Comptroller Scott Stringer slammed Mayor Bill de Blasio for skirting the City Council to pass an executive order “in the middle of the night” to raise the living wage — and continued to argue that the order stripped his office of oversight power.
“You’re taking away by executive order our ability to do our job. You bypass the City Council, because you didn’t need to go and have hearings and go through the legislative process,” Mr. Stringer said at an unrelated press conference. “And then, in the middle of the night, you issue an executive order, you don’t tell anybody about it. And then you think thats ok? Well, I’m here to tell you something — we’re going to do our job. We’re going to audit and investigate. We’re going to letter grade agencies. And we’re going to speak up loud and clear when we see something going in the wrong direction.”
The latest skirmish between Mr. Stringer and the mayor comes after the mayor signed an executive order yesterday boosting the city’s “living wage” law — increasing the minimum wage at products with $1 million in city subsidies to $13.13 an hour, and expanding it to apply to tenants of buildings subsidized by the city. Mr. de Blasio announced his plans for an executive order on the subject at the State of the City address earlier this year; he signed it an event yesterday afternoon.
While Mr. Stringer supports living wage boosts he has argued, first in the New York Post yesterday, that the new executive order cedes his oversight power to the mayoral Department of Consumer Affairs, something City Hall says is not true.
“Your answer should not be to take away my authority. Your answer should give us the ability to do our jobs, but we have a number of tools in the toolbox to do our job. It’s unfortunate that they took this tack,” Mr. Stringer said. “I actually think you should be looking at ways to engage the City Council so that they can hold hearings and they can do their work. I’m calling on the City Council to put forth legislation that would give back the authority of us to look at living wage.”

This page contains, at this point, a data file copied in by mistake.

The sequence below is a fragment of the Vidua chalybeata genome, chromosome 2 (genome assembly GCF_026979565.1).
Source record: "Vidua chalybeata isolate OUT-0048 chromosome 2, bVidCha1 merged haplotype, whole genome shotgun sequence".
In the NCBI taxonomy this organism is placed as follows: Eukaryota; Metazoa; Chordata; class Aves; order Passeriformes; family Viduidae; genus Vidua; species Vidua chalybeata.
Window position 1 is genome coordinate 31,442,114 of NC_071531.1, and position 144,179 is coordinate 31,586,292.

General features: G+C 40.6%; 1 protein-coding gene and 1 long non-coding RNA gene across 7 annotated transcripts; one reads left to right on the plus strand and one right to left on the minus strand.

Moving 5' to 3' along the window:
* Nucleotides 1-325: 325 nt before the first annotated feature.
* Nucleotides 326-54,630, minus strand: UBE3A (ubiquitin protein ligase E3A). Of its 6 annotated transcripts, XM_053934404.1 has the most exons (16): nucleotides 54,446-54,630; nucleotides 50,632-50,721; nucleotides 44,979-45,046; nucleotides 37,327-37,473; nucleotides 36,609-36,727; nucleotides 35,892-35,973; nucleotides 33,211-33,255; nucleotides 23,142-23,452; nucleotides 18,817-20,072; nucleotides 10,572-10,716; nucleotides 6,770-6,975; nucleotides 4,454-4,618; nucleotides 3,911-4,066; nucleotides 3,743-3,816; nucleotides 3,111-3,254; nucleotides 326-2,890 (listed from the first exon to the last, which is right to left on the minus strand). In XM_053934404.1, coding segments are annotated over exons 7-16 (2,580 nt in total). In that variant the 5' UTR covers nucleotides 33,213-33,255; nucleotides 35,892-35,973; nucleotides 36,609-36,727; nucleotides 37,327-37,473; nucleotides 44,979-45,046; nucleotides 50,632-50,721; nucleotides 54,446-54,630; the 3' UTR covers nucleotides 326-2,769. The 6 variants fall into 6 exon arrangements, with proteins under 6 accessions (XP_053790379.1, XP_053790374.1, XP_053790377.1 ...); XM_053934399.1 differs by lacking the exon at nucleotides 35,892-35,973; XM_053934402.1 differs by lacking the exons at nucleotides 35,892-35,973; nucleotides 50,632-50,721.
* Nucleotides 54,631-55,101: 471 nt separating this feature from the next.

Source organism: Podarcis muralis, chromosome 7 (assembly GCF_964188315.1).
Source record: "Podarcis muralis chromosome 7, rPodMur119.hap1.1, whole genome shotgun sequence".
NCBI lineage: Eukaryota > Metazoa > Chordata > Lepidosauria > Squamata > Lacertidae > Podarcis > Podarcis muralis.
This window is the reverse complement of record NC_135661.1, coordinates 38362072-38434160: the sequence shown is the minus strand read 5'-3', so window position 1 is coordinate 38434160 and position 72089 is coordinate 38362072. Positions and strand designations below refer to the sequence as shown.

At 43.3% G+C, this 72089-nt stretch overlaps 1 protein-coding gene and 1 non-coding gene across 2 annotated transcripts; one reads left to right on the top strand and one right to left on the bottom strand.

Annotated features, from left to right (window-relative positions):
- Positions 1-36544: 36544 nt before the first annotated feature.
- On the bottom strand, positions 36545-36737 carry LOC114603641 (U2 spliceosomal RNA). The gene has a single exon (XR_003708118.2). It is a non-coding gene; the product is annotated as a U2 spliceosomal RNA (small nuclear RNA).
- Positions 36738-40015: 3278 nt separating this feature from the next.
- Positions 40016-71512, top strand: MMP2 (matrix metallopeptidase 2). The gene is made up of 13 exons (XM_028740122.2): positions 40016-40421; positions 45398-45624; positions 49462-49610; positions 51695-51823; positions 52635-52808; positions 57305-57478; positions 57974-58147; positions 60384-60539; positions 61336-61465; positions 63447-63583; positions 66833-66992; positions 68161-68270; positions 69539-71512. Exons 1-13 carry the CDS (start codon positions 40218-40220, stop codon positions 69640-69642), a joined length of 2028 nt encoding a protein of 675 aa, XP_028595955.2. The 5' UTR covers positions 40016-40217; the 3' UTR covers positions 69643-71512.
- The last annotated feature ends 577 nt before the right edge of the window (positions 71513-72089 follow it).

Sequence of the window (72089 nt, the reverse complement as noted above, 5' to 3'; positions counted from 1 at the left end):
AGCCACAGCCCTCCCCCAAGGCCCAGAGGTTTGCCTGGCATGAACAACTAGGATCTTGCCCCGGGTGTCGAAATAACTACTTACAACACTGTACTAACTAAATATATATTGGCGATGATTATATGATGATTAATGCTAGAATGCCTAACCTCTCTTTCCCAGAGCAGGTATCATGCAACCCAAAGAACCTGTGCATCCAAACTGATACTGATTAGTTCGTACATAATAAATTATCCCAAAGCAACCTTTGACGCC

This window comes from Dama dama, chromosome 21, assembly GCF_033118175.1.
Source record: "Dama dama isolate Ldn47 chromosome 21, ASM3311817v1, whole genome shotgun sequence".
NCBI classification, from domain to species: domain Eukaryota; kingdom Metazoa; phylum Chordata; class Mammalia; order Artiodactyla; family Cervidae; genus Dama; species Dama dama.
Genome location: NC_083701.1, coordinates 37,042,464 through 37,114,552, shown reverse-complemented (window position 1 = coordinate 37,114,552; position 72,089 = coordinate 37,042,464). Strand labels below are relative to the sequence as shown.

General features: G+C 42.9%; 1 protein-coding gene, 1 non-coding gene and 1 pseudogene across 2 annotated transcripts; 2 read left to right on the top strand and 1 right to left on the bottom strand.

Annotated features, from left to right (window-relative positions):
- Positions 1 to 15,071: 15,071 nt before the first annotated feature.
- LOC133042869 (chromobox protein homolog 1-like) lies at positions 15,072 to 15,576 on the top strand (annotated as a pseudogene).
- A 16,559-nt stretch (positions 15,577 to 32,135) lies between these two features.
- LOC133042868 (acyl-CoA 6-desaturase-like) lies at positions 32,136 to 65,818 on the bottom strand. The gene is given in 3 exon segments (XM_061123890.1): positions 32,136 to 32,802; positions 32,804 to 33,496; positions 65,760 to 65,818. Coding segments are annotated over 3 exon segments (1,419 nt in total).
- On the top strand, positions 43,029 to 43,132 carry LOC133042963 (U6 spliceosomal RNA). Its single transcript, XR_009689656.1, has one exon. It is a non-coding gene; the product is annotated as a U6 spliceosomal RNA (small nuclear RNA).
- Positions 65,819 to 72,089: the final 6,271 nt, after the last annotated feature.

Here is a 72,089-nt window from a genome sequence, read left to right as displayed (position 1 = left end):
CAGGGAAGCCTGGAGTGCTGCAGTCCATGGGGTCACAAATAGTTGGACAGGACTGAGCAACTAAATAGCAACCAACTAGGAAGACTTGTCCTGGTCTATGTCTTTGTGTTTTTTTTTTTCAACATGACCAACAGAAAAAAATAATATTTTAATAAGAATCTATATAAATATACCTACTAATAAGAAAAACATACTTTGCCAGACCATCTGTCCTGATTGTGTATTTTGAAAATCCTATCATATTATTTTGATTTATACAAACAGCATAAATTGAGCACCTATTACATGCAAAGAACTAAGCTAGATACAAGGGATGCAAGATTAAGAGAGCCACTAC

But a City Hall spokesman insisted that authority remained with the comptroller’s office, citing a passage within the executive order: “this Order shall not be construed to infringe upon the Comptroller’s responsibility for monitoring compliance with, and conducting investigations under, the Fair Wages for New Yorkers Act.”
Mr. Stringer’s office maintains that language means Mr. Stringer’s oversight only applies to the law — which does not cover the new class of workers or the higher wage — and not the new executive order.
“That is totally not true, straight out,” Mr. Stringer said to City Hall’s assertion that his authority hadn’t been infringed upon. “[They are] taking the authority of this class of workers and trying, with a wink and a nod, to think we still have an authority over workers at $11 an hour and it’s now $13.”
Not for the first time, Mr. Stringer finds himself alone among Democrats in criticizing the mayor for how he handled the executive order — even Council Speaker Melissa Mark-Viverito declined to take issue with the Mr. de Blasio passing over entirely her branch of government, standing beside him as he rolled out the order in the Bronx yesterday.
The comptroller also harshly criticized the mayor for failing to provide him with universal pre-kindergarten contracts to be registered before the first day of the school year, and vowed to be an independent voice in city government.